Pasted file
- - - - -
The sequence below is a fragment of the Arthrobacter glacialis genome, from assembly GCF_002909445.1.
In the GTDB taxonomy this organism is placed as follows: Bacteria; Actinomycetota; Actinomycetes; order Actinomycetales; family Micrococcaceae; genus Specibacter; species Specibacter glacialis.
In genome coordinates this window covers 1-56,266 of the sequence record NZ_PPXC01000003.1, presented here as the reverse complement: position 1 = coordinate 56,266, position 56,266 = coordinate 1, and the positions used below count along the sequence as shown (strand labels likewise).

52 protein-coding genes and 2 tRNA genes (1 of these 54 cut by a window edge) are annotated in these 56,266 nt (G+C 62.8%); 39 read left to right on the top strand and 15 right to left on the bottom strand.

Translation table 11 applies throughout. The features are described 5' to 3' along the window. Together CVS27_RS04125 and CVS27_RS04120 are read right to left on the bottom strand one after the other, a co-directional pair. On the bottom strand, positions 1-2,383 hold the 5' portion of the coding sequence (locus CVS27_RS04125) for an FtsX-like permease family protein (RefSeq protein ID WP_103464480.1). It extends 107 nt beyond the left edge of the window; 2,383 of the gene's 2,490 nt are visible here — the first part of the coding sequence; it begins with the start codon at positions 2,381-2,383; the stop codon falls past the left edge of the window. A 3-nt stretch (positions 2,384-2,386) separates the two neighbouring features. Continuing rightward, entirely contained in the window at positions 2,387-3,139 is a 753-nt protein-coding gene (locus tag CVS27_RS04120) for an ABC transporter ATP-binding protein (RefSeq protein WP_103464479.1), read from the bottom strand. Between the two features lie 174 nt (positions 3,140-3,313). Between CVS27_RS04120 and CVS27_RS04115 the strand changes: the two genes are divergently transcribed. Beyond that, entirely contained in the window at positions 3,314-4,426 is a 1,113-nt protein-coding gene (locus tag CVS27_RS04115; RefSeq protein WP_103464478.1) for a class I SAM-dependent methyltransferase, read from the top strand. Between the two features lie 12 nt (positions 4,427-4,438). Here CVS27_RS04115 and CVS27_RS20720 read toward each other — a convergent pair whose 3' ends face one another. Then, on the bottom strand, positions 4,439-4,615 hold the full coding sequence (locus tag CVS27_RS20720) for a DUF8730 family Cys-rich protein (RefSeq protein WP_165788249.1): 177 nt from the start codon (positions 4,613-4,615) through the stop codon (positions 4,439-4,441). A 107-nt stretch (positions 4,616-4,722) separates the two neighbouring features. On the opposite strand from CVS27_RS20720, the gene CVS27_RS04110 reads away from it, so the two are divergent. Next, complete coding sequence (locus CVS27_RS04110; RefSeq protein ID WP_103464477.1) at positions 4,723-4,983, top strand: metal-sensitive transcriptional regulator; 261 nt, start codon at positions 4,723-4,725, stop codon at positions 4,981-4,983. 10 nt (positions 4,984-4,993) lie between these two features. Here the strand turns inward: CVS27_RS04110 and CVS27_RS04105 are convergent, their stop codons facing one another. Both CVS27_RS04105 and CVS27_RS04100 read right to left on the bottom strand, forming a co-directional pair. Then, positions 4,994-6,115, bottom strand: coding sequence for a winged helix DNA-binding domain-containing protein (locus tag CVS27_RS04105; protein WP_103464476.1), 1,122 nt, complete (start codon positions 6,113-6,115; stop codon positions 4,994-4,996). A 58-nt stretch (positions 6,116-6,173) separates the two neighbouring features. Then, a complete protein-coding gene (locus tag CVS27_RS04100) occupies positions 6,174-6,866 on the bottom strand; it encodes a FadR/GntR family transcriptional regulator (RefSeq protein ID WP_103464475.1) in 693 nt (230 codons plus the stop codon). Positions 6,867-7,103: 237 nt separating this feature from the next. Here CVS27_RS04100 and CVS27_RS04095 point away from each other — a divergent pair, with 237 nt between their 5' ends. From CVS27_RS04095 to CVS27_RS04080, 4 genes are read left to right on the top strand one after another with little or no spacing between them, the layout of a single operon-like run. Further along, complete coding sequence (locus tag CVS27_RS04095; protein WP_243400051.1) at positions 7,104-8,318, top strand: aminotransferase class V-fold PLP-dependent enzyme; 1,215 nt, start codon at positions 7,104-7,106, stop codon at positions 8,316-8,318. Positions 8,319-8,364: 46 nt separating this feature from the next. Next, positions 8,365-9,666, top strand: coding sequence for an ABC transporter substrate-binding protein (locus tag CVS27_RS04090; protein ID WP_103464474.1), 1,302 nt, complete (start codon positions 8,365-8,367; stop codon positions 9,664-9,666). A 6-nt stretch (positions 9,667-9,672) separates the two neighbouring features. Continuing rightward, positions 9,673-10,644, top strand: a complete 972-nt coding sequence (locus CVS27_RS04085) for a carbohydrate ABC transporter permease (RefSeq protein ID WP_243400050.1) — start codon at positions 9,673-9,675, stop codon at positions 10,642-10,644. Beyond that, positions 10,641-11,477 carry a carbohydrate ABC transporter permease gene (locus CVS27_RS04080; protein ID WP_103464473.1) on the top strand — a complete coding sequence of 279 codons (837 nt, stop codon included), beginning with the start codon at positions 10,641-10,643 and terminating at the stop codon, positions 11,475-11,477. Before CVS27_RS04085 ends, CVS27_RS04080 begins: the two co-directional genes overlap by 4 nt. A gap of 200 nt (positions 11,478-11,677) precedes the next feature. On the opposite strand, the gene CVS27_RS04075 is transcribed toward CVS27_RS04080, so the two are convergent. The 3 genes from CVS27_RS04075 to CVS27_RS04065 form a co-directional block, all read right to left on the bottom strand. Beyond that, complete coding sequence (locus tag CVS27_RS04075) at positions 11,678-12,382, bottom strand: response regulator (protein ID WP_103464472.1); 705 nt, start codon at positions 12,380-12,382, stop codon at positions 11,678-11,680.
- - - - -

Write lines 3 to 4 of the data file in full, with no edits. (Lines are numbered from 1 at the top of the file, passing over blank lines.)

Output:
In genome coordinates this window covers 1-56,266 of the sequence record NZ_PPXC01000003.1, presented here as the reverse complement: position 1 = coordinate 56,266, position 56,266 = coordinate 1, and the positions used below count along the sequence as shown (strand labels likewise).

52 protein-coding genes and 2 tRNA genes (1 of these 54 cut by a window edge) are annotated in these 56,266 nt (G+C 62.8%); 39 read left to right on the top strand and 15 right to left on the bottom strand.